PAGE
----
Latest House-Republican Budget Would Balance Budget in Estimated 10 Years
March 12, 2013
America’s national debt is over $16 trillion. Yet Washington can’t figure out how to cut $85 billion—or just 2% of the federal budget—without resorting to arbitrary, across-the-board cuts. Clearly, the budget process is broken. In four of the past five years, the president has missed his budget deadline. Senate Democrats haven’t passed a budget in over 1,400 days. By refusing to tackle the drivers of the nation’s debt—or simply to write a budget—Washington lurches from crisis to crisis.
House Republicans have a plan to change course. On Tuesday, we’re introducing a budget that balances in 10 years—without raising taxes. How do we do it? We stop spending money the government doesn’t have. Historically, Americans have paid a little less than one-fifth of their income in taxes to the federal government each year. But the government has spent more.
. . . By curbing government’s overreach, our budget will give families the space they need to thrive.
Ryan combines moderate spending cuts with reforms in energy policy, health care, welfare, and taxes. (Read all about it.) He reminds us that Medicare is going bankrupt; the status quo is not an option, because if we do nothing, the program will collapse.
The other side will demagogue this issue. But remember: Anyone who attacks our Medicare proposal without offering a credible alternative is complicit in the program’s demise.
The Wall Street Journal has more on this. “Unless we change course, we will have a debt crisis,” Republicans frankly point out. This story also mentions that repealing Obamacare is an important part of balancing the budget:
The GOP budget says it would accomplish roughly 40% of its $4.6 trillion in spending cuts over 10 years by repealing the White House’s controversial 2010 health-care law. Democrats and President Barack Obama are sure to challenge both Mr. Ryan’s goal and his budget math, since they defend the law as good policy and say it reduces deficits.
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On taxes, Mr. Ryan repeats the GOP goals of overhauling the tax code and creating two tax brackets for individuals, at 10% and 25%. He vows to limit or eliminate tax breaks.
Unlike past efforts, this year’s GOP budget will reach balance within a ten-year period (without raising taxes), a long-sought goal of conservatives. “This budget will return the term ‘balance’ from political slogan to actual fiscal concept,” says Doug Holtz-Eakin . . . .
Ryan, who has said he wants to lay the groundwork for a “down payment on the debt crisis,” will be anxiously watching the president’s response to the GOP budget. “Will he resume attacking Republicans and impugning our motives?” he asked on Fox News Sunday.
- “The National Debt”
- “American Fiscal History, 2009-2011”
- “Tax Revenues 15-20% of GDP, Regardless of Tax Increases or Cuts”
- “‘Fact-checking’ Paul Ryan”
Update (March 13th, 2013): Others weigh in:
- NRO’s Andrew Stiles returns with a small round-up of first reactions to Ryan’s budget, including liberals’ (unfortunately predictable) impugning of conservatives’ motives. Stiles also has a new interview with Ryan, who suspects that voters will like Obamacare even less when they feel the law actually take effect.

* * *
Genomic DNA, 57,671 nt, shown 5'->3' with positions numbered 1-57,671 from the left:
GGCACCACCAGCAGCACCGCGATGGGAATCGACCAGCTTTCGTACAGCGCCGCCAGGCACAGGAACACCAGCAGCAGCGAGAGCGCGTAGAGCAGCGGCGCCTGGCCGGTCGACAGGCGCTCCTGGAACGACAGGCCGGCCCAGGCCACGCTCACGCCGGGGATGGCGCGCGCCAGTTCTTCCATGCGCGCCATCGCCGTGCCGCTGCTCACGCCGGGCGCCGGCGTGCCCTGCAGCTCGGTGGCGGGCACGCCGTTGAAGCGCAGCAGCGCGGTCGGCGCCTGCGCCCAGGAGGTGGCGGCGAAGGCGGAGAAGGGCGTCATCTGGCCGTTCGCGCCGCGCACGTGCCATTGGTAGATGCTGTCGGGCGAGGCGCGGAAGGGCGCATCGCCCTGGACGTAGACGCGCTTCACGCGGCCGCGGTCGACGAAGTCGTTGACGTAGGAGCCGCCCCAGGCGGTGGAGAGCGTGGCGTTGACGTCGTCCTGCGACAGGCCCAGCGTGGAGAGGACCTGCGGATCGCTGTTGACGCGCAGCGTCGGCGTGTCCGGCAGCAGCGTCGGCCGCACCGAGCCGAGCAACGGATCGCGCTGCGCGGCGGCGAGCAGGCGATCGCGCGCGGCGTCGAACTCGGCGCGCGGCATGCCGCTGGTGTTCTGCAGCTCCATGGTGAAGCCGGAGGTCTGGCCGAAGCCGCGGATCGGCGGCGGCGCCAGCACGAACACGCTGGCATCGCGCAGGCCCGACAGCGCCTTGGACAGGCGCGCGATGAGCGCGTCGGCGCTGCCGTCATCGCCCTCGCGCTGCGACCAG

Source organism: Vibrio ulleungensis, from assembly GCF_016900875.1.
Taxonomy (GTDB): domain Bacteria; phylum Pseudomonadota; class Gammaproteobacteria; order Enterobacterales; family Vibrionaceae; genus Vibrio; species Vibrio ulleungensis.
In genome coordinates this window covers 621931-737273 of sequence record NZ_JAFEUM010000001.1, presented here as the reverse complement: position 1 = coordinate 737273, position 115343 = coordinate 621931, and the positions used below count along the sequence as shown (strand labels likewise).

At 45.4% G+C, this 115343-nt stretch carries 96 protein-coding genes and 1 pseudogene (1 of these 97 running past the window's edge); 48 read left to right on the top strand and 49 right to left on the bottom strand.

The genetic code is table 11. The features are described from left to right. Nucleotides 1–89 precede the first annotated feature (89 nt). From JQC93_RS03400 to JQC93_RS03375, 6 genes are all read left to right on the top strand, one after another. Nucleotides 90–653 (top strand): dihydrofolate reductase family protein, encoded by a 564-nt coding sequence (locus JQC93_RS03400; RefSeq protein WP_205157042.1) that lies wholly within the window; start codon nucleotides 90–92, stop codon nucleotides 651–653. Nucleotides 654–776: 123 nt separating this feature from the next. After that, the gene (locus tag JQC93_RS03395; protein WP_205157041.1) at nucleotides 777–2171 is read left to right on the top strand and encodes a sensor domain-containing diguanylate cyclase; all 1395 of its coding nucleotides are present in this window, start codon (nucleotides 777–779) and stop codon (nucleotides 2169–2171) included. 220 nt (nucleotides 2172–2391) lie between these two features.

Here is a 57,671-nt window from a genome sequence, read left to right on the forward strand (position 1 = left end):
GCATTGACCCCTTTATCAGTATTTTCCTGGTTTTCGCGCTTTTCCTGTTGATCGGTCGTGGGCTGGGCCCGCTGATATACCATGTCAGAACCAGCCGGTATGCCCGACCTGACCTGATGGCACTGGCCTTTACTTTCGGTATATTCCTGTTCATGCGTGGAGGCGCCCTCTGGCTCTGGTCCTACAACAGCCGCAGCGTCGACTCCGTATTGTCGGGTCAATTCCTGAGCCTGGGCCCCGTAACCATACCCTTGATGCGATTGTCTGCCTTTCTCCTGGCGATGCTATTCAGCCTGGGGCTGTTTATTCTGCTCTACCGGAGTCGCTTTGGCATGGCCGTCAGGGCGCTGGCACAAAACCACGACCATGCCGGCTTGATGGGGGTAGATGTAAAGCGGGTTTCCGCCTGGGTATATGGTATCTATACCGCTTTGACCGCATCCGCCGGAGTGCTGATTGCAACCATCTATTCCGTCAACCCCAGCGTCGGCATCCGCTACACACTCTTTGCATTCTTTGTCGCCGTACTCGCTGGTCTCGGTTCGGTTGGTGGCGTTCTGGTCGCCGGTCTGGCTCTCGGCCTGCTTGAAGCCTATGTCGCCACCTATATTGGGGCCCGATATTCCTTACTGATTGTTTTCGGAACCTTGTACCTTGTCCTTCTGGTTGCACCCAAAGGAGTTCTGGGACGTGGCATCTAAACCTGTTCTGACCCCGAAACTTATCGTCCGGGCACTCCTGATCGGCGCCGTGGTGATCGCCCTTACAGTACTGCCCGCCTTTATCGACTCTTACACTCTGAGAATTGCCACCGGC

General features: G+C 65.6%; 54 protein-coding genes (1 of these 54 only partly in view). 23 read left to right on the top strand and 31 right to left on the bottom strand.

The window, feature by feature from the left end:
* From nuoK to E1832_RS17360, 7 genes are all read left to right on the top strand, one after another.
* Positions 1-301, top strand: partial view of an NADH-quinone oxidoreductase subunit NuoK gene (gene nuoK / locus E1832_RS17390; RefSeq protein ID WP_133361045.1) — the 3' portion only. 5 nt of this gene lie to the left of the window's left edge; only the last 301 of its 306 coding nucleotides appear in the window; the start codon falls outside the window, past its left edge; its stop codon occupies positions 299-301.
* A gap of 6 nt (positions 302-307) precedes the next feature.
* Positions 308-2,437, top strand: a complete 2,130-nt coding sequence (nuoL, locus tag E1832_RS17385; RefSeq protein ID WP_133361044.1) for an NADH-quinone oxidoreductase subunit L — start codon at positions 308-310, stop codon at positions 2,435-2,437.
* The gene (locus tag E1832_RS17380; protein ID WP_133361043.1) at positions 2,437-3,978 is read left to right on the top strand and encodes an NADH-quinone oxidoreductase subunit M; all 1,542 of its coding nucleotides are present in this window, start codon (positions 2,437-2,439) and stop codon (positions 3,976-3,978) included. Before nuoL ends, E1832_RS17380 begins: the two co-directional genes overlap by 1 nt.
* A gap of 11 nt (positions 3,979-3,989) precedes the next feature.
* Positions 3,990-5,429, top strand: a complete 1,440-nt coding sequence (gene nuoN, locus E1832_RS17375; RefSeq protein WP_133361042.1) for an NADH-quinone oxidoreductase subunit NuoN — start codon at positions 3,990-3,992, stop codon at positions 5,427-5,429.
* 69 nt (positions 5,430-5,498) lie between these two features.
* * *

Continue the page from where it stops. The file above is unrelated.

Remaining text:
- (Actually from yesterday) Hot Air discusses some pros and cons.
What Ryan’s budget does not contain, it should be emphasized, is spending cuts. The difference between Ryan’s balanced budget and Obama’s crippling deficits is this: Ryan proposes that federal spending be allowed to grow at 3.4 percent a year rather than the 5 percent rate it is expected to hit otherwise. That is the most important context for this debate: For a difference of 1.6 percentage points in the growth of federal spending, we get a balanced budget in ten years instead of a headlong rush into a debt crisis on the Greco-Spanish model.
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Critics will say that the Ryan budget is unserious because its enactment would require President Obama to sign off on the repeal of his hallmark legislation as well as swallow entitlement reforms that are inimical to his party’s political interests. But the reality is that the continuation of Obama-scale deficits into the indeterminate future creates a brake on economic growth, certainly in the long term and likely in the present. If Barack Obama wants to hold reform hostage to his own political interests, it is not Paul Ryan and the House Republicans who are unserious.
In the kingdom of the blind, according to Erasmus, the one-eyed man is king. And in a land of big spenders, the budget proposed yesterday by Representative Paul Ryan is a model of fiscal rectitude.
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But at least it is a budget. It has now been more than four years since the Senate produced such a document. While Senate Democrats have pledged to do so this year, recent reports suggest that they are struggling to come up with a plan that can garner support from a majority of their members. Meanwhile, President Obama now says that he may not send a budget plan up to the Hill until the middle of April, despite the fact that the Congressional Budget Act of 1974 requires it to be delivered to Congress no later than the first Monday of February. Give Ryan points, then, for at least doing his job.
More important, the Ryan budget provides a view of Republican priorities and their vision for how to increase economic growth, reform entitlements, and balance the budget. While timid and imperfect, Ryan’s plan shows that Republicans are at least looking in the right direction.